what's "get involved" in the argument?

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what's "get involved" in the argument?

Postby wanderlust » Thu Jul 21, 2011 6:37 am

I found the advice to get involved in the argument/passage in LSAT prep book, but not sure how it's done.
Aren't we supposed to be open minded and unbiased (not taking any side) towards the argument?
Could anyone pls give an example of how he or she get involve in the argument/passage?

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Sloth Hero
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Re: what's "get involved" in the argument?

Postby Sloth Hero » Thu Jul 21, 2011 10:19 am

I don't know if you can but simultaneously sympathetic and skeptical, but you need to be close.

You need to actively engage the author. Don't read as if you need to spit out the sentences later on, because you won't need to. It's not really the content of what they said, more of 'how' they said it.

If you have herd the phrase 'read critically', well this is what you need to do. You need to figure out what the author is up to, how the author is up to this, and what (if any) are some flaws in the Authors argument.

I used to do a lot of debate tournaments, so I read LR stimulus as if someone is making an argument during a debate competition, but I don't know whether or not this person is on my team. I might need to support their argument, I might need to weaken it, I might need to use it for an analogy, I might need to restate its main point later -- regardless I need to focus on 'how' they said it, not 'what' they said.

I'll break one down. Here's from Prep test #13, S2 Q 24. I happen to be reviewing this test atm.

24. 1st sentence: "A certain airport security scanner designed to detect explosives in luggage will alert the scanner's operator whenever the piece of luggage passing under the scanner contains an explosive."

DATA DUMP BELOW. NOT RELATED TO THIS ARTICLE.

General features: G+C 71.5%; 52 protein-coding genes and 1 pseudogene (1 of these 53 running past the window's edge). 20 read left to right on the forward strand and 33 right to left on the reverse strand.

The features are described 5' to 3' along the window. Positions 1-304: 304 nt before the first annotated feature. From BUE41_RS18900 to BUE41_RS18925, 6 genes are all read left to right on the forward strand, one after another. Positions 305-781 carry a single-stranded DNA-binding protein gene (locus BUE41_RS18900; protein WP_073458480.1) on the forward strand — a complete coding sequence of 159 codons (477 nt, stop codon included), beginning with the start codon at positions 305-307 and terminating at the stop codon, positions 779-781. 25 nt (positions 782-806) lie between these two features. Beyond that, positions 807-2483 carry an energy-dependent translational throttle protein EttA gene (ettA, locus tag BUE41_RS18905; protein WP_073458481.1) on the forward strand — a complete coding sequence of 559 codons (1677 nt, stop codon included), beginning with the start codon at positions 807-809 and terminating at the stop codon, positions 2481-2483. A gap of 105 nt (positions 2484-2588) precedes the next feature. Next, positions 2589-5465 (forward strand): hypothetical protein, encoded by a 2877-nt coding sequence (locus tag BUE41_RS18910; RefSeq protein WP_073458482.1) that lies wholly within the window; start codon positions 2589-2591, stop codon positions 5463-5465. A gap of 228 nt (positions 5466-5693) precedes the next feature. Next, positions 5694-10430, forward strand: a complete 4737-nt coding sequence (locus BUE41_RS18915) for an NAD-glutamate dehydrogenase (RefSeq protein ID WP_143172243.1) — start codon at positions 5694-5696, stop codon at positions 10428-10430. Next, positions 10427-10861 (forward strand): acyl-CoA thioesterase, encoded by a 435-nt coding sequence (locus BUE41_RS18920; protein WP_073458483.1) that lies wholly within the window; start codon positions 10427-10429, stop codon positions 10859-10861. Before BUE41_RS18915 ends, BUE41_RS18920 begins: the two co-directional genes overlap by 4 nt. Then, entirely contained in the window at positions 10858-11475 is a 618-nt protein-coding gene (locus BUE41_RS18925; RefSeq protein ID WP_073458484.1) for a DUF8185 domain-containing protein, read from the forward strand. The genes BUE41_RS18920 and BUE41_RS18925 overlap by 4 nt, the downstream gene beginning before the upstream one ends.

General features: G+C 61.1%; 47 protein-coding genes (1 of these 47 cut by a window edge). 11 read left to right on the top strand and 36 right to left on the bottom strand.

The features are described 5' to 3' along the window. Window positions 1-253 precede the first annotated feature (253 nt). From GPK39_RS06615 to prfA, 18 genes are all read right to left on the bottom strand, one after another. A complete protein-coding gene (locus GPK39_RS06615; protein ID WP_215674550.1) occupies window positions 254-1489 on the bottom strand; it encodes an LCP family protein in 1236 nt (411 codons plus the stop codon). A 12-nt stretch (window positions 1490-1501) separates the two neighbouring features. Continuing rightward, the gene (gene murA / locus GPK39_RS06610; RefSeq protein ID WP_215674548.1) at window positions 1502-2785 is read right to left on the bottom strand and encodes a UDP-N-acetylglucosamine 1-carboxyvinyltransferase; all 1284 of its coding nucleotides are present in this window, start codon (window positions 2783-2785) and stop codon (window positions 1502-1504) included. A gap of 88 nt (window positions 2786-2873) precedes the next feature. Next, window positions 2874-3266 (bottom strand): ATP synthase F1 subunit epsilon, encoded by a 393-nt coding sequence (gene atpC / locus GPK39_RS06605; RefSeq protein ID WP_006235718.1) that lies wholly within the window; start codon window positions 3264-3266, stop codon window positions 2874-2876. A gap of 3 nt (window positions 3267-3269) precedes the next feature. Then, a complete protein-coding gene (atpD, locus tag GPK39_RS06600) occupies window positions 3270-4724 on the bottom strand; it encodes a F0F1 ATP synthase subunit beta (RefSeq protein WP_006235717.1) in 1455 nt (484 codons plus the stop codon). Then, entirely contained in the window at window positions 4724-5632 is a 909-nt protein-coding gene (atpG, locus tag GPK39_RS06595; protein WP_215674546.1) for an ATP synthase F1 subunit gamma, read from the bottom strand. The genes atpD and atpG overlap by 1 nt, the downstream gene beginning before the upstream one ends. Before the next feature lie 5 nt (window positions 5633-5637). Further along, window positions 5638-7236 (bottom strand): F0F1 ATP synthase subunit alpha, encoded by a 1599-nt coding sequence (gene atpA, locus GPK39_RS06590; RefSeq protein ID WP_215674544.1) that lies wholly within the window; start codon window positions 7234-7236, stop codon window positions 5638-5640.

Critical evaluation: You should evaluate this sentence. It seems to be only an empirical claim. We have no reason to believe it to be false or contradictory, so we accept it as true and move on. Note that this will probably be necessary for the author to reach his conclusion, if one exists.

2nd sentence: "The scanner will erroneously alert the operator for only one percent of the pieces of luggage that contain no explosives"

Critical evaluation: The author used the term 'percent' so sirens should be going off in your LSAT brain, especially since (and if you were looking at the actal stimulus you would know) there is only one sentence left after this. So you should make sure you are clear on what the "percentage claim" involves; 'erroneously alert', 'one percent of luggage that contain no explosives'.

3rd sentence: Thus in ninety-nine out of a hundred alerts, explosives will actually be present.

Critical evaluation: The conclusion involves a percent claim, how does this tie in with the other percent claim? Well there is a group shift, you cannot reason from claims about 1/100 clean luggage to claims about x/100 cases luggage overall. It could be the case that 0 people try to go through security with explosives, or it could be the case that EVERYONE does, or whatever.
Of course you don't have to think to yourself in depth, but these general thought processes should be forming as you read. And if you are successfully 'involving yourself', it should come naturally, and be easily manageable.

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Re: what's "get involved" in the argument?

Postby McFly » Thu Jul 21, 2011 12:35 pm


nevermind. i'm a dummy.

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